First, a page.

Quotations for June, 2003
Sunday, June 1, 2003
Feast of Justin, Martyr at Rome, c.165
Commemoration of Angela de Merici, Founder of the Institute of St. Ursula, 1540
It was something more than a glorified Christ in the heavens in which [the Apostles] believed. At the beginning John the Baptist had taught his disciples to expect from the Christ the baptism, not of water only, as in his baptism, but of the Spirit. Before His death Jesus had sought to fill His disciples’ minds with the expectation of this gift... And that Spirit had come in sensible power upon them some ten days after Jesus had disappeared for the last time from their eyes... And this Spirit was the Spirit of God, but also and therefore the Spirit of Jesus. Jesus was not to them merely a past example, or a remote Lord, but an inward presence and power. A mere example in past history becomes in experience a feebler and feebler power... But the example of Jesus was something much more than a memory. For He who had taught them in the past how to live was alive in the heavenly places, and was working within them by His Spirit.
... Charles Gore (1853-1932), The Philosophy of the Good Life, J. Murray, 1930, p. 195
(see the book; see also Matt. 28:19,20; John 14:16-17; Acts 1:4-5,8; 2:1-4; Rom. 8:34; more at Baptism, Christ, Heaven, Holy Spirit, Pentecost, Power)
Monday, June 2, 2003
I should as soon attempt to raise flowers if there were no atmosphere, or produce fruits if there were neither light nor heat, as to regenerate men if I did not believe there was a Holy Ghost.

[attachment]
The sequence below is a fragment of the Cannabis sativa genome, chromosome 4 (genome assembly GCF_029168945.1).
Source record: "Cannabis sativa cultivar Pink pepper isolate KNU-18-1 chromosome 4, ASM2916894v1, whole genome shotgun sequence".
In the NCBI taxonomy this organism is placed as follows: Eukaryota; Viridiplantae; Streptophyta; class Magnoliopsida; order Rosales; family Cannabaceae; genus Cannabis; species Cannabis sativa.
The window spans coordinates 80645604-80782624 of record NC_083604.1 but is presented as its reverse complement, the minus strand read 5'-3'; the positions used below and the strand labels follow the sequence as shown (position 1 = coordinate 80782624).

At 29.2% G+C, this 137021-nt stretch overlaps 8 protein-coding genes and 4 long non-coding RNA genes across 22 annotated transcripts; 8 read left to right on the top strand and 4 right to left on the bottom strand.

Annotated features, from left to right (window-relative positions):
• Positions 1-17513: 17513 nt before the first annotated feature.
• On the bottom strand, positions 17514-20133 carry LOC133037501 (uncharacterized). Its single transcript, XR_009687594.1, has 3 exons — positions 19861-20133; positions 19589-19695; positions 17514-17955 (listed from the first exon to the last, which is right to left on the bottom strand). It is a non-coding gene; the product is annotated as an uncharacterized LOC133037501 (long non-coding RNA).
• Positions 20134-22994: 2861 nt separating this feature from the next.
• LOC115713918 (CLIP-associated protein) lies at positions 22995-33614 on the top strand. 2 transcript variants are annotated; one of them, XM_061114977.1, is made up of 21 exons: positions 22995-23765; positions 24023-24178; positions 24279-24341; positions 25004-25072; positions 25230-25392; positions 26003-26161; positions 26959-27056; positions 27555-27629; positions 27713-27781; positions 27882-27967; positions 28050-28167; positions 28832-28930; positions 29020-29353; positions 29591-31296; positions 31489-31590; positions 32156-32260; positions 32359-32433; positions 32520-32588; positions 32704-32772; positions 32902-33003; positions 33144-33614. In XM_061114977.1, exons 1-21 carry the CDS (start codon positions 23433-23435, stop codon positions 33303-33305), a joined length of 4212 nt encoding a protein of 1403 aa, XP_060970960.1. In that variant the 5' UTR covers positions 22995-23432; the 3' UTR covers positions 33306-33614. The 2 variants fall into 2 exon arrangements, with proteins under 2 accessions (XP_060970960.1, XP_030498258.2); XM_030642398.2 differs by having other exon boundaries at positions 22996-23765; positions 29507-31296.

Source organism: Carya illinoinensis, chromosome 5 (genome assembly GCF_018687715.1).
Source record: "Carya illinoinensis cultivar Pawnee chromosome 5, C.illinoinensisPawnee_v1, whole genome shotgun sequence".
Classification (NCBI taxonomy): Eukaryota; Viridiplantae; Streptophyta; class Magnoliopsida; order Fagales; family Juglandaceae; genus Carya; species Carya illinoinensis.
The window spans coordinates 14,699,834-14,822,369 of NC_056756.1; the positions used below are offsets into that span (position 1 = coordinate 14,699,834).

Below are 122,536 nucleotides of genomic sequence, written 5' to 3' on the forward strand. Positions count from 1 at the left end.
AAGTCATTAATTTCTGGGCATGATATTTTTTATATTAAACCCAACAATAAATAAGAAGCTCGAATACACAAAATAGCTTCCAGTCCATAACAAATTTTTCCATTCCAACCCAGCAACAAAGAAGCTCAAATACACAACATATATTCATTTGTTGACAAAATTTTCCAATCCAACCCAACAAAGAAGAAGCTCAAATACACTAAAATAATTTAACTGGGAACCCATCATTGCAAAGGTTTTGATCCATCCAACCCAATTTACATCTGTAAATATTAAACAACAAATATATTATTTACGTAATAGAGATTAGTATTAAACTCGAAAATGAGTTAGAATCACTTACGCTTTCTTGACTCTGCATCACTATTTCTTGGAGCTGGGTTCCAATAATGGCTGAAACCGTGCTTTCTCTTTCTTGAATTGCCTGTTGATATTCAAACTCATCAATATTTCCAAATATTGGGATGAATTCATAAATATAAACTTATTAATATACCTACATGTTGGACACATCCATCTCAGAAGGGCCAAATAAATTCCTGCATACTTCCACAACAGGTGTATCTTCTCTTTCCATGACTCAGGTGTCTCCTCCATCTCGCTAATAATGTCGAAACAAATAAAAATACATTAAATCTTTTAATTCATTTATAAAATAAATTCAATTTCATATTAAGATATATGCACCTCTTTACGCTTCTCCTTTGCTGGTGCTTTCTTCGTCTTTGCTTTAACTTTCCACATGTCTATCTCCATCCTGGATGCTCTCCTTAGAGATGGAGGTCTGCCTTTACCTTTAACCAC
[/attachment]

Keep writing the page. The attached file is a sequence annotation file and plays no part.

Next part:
... Henry Ward Beecher (1813-1887), The Sermons of Henry Ward Beecher in Plymouth Church, Brooklyn, eighth series, New York: J. B. Ford, 1873, p. 390
(see the book; see also Isa. 11:2-5; Matt. 19:26; Luke 11:13; 12:11-12; 1 Cor. 2:13-14; more at Belief, Flower, Holy Spirit, Light, Man, Regeneration)
Tuesday, June 3, 2003
Feast of Edward King, Bishop of Lincoln, Teacher, 1910
Commemoration of Martyrs of Uganda, 1886 & 1978
One great remedy against all manner of temptation, great or small, is to open the heart and lay bare its suggestions, likings, and dislikings before some spiritual adviser; for, ... the first condition which the Evil One makes with a soul, when he wants to entrap it, is silence.
... François de Sales (1567-1622), Introduction to the Devout Life , London: Rivingtons, 1876, IV.vii, p. 308
(see the book; see also Ps. 38:18; Prov. 28:13; Matt. 5:23-24; 10:26; 18:15; John 3:19; Jas. 5:16; more at Confession, Evil, Heart, Repentance, Silence, Temptation)
Wednesday, June 4, 2003
Our imitation of God in this life—that is, our willed imitation, as distinct from any of the likenesses which He has impressed upon our natures or our states—must be an imitation of God Incarnate: our model is the Jesus, not only of Calvary, but of the workshop, the roads, the crowds, the clamorous demands and surly oppositions, the lack of all peace and privacy, the interruptions. For this, so strangely unlike anything we can attribute to the Divine life in itself, is apparently not only like, but is, the Divine life operating under human conditions.
... C. S. Lewis (1898-1963), The Four Loves, London: Geoffrey Bles, 1960, Houghton Mifflin Harcourt, 1960, p. 6
(see the book; see also Mark 6:3; 1 Cor. 15:48-49; Phil. 2:5-7; 2 Thess. 3:10; Heb. 2:17; 4:15; more at Calvary, Crowd, God, Incarnation, Jesus, Life)
Thursday, June 5, 2003
Feast of Boniface (Wynfrith) of Crediton, Archbishop of Mainz, Apostle of Germany, Martyr, 754